Get the most out of your containers:

Bringing Up Baby – Raised Bed-Style

You can also raise herb, veggie, or flower babies with the help of a raised garden bed, which is kind of like a crib. It’s a high-sitting bed that makes the most of a small space while keeping your babies self-contained.

• Loose, fluffy soil. Unlike in-ground soil, raised beds can be mixed and filled with soil that meets plant needs and gives them room to move.

(Almost) weed- and pest-free gardening. Raised beds are usually planted pretty tightly, so healthy plants crowd out pretty much all the weeds. As for random pop ups, they’re pretty easy to pluck by hand. Pests are less of a problem, too, since a smaller bed makes it easier to monitor and manage insect issues.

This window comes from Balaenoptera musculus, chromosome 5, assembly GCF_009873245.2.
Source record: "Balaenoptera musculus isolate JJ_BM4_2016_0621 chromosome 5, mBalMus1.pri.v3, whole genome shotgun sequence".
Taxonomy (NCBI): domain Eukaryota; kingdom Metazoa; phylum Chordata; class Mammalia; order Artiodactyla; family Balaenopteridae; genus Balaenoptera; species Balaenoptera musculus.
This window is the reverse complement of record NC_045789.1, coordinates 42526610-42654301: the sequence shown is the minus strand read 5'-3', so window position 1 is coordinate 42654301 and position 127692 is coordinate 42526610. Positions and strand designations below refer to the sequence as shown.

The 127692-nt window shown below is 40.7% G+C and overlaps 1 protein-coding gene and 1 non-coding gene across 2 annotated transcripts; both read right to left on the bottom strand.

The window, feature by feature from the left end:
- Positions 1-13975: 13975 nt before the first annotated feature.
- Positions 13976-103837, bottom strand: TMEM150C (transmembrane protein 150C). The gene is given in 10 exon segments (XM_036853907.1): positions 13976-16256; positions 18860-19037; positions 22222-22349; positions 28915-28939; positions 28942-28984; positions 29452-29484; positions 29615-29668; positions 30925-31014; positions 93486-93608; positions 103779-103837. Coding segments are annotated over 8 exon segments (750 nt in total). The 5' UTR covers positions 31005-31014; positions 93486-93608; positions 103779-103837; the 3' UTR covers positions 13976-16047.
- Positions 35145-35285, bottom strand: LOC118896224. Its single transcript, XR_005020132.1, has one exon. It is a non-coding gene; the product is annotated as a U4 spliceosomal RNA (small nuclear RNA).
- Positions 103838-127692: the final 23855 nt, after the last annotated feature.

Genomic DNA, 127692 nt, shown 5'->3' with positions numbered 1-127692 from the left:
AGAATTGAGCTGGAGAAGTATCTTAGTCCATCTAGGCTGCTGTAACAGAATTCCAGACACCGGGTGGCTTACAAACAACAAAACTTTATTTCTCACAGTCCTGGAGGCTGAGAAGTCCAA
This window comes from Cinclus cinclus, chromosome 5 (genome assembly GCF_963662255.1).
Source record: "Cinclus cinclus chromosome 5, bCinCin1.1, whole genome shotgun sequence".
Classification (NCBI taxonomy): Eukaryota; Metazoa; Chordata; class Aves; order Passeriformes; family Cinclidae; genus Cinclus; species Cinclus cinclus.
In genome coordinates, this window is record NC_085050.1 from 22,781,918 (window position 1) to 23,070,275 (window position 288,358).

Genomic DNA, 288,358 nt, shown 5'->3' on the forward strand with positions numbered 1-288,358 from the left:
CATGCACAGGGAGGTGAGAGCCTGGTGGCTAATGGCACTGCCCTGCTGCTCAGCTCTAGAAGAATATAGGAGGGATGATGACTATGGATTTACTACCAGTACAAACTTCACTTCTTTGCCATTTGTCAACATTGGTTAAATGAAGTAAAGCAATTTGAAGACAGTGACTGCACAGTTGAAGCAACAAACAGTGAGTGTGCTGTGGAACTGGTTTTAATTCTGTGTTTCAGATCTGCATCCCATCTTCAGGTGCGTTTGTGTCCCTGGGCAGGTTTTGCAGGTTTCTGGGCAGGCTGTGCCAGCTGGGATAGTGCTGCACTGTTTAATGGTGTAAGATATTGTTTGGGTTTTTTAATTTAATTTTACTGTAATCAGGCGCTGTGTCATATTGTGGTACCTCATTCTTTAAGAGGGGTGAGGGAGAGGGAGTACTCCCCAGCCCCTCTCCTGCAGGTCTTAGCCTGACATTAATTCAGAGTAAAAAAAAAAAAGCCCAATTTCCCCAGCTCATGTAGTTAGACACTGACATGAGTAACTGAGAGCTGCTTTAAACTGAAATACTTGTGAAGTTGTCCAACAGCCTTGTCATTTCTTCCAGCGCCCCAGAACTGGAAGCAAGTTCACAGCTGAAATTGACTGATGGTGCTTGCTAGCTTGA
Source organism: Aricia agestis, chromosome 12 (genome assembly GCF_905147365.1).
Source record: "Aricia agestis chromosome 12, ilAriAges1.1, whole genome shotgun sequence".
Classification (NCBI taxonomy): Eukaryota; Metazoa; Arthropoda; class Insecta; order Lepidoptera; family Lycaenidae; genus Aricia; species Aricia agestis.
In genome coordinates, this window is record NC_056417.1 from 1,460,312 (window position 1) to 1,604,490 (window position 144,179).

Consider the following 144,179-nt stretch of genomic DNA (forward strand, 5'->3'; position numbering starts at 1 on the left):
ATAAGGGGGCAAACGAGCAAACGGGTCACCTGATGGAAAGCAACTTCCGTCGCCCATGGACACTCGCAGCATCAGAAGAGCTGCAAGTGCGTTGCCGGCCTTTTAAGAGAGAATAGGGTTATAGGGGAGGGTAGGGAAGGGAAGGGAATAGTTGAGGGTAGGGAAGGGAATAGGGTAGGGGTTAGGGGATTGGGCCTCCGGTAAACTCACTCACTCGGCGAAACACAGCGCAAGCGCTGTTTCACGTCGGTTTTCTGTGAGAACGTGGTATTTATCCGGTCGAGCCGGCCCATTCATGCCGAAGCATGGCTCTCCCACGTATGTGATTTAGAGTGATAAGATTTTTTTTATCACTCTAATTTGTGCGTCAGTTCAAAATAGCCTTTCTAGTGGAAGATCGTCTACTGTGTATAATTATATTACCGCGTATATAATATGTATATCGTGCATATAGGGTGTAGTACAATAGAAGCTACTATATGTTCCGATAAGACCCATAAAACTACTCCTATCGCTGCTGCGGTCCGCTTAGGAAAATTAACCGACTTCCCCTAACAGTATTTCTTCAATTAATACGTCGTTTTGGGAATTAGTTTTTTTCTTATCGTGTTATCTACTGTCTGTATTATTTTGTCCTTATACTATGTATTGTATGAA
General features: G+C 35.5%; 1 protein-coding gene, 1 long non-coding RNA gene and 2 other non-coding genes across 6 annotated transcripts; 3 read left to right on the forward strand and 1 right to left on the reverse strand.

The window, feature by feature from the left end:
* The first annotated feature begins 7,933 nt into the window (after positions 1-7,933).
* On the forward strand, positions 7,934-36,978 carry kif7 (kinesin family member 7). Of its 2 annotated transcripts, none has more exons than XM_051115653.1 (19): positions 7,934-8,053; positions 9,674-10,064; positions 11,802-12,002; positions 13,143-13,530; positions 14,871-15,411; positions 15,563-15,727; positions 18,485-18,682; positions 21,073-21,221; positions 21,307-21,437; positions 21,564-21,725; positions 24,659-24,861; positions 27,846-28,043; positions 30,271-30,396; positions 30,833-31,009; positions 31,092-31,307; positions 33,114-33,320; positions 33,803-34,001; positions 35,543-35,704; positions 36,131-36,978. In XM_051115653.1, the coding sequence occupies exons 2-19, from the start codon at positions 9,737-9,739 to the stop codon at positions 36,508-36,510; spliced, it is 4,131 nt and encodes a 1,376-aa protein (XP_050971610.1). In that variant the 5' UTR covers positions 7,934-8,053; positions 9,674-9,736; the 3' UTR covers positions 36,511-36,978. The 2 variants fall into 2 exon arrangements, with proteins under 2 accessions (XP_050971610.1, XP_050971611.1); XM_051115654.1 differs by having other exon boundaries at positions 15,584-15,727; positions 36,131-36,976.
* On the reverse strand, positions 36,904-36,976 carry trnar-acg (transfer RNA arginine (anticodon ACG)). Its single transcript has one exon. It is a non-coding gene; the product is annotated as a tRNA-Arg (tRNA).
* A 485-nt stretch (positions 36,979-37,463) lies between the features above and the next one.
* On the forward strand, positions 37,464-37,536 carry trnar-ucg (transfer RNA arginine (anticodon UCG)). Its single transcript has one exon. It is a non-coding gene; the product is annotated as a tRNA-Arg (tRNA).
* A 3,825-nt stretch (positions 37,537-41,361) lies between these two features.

Choices! Given the right conditions, you can grow just about anything in a raised bed, so let your imagination – and taste – guide you.

Moisture-loving plants

Mediterranean herbs


How to Create a
Raised-Bed Vegetable
Garden in 4 Easy Steps

Here’s your step-by-step guide for plotting out and putting in a raised vegetable garden filled with all kinds of good eats.

In-Ground Tomatoes for First-Time Plant Parents

#PlantParentTip: Help prevent rot and fungus by taking off bottom leaves up to about 12” on 3’ plants.

Plant Doctor Tips: Keep Your Plants Healthy

Nobody wants a sick plant. Here’s how to keep critters, creatures, and common diseases from disrupting plant babies’ happy lives.

#PlantParentTip: For more remedies and treatments, watch this: